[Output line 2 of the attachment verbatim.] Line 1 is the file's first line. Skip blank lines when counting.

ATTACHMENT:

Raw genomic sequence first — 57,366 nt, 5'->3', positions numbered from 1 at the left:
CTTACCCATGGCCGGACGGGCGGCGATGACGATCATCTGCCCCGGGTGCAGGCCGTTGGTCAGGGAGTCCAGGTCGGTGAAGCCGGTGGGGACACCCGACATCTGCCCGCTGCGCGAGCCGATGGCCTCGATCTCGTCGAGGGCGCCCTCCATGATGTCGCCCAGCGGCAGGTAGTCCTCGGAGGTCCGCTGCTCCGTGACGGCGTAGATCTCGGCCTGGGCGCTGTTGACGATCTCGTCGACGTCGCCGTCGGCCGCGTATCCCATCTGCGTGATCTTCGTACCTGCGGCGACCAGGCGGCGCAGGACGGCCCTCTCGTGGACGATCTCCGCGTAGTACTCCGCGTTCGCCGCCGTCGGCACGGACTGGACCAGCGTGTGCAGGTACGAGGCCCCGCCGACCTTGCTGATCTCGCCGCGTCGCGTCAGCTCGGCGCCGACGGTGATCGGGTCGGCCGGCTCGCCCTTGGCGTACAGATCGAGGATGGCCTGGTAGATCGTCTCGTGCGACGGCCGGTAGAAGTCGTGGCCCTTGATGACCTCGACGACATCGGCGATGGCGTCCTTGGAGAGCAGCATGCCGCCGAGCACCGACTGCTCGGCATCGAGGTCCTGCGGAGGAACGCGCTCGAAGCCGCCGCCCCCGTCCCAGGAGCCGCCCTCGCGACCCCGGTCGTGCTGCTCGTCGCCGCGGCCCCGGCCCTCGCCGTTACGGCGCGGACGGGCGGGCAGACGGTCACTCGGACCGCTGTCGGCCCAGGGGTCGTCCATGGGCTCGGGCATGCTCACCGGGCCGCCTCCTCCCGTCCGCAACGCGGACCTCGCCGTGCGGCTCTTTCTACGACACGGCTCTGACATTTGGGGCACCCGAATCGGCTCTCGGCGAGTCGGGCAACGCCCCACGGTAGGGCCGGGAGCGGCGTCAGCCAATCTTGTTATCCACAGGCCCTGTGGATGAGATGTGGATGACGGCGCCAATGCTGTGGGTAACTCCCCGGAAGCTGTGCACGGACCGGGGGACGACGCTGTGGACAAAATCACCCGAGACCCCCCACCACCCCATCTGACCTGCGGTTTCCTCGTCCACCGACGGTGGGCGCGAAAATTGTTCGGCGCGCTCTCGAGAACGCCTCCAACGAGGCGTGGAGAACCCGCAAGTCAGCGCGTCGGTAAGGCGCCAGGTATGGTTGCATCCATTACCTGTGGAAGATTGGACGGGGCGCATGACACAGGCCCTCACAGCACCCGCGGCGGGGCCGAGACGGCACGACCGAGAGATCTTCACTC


CTTACCCATGGCCGGACGGGCGGCGATGACGATCATCTGCCCCGGGTGCAGGCCGTTGGTCAGGGAGTCCAGGTCGGTGAAGCCGGTGGGGACACCCGACATCTGCCCGCTGCGCGAGCCGATGGCCTCGATCTCGTCGAGGGCGCCCTCCATGATGTCGCCCAGCGGCAGGTAGTCCTCGGAGGTCCGCTGCTCCGTGACGGCGTAGATCTCGGCCTGGGCGCTGTTGACGATCTCGTCGACGTCGCCGTCGGCCGCGTATCCCATCTGCGTGATCTTCGTACCTGCGGCGACCAGGCGGCGCAGGACGGCCCTCTCGTGGACGATCTCCGCGTAGTACTCCGCGTTCGCCGCCGTCGGCACGGACTGGACCAGCGTGTGCAGGTACGAGGCCCCGCCGACCTTGCTGATCTCGCCGCGTCGCGTCAGCTCGGCGCCGACGGTGATCGGGTCGGCCGGCTCGCCCTTGGCGTACAGATCGAGGATGGCCTGGTAGATCGTCTCGTGCGACGGCCGGTAGAAGTCGTGGCCCTTGATGACCTCGACGACATCGGCGATGGCGTCCTTGGAGAGCAGCATGCCGCCGAGCACCGACTGCTCGGCATCGAGGTCCTGCGGAGGAACGCGCTCGAAGCCGCCGCCCCCGTCCCAGGAGCCGCCCTCGCGACCCCGGTCGTGCTGCTCGTCGCCGCGGCCCCGGCCCTCGCCGTTACGGCGCGGACGGGCGGGCAGACGGTCACTCGGACCGCTGTCGGCCCAGGGGTCGTCCATGGGCTCGGGCATGCTCACCGGGCCGCCTCCTCCCGTCCGCAACGCGGACCTCGCCGTGCGGCTCTTTCTACGACACGGCTCTGACATTTGGGGCACCCGAATCGGCTCTCGGCGAGTCGGGCAACGCCCCACGGTAGGGCCGGGAGCGGCGTCAGCCAATCTTGTTATCCACAGGCCCTGTGGATGAGATGTGGATGACGGCGCCAATGCTGTGGGTAACTCCCCGGAAGCTGTGCACGGACCGGGGGACGACGCTGTGGACAAAATCACCCGAGACCCCCCACCACCCCATCTGACCTGCGGTTTCCTCGTCCACCGACGGTGGGCGCGAAAATTGTTCGGCGCGCTCTCGAGAACGCCTCCAACGAGGCGTGGAGAACCCGCAAGTCAGCGCGTCGGTAAGGCGCCAGGTATGGTTGCATCCATTACCTGTGGAAGATTGGACGGGGCGCATGACACAGGCCCTCACAGCACCCGCGGCGGGGCCGAGACGGCACGACCGAGAGATCTTCACTC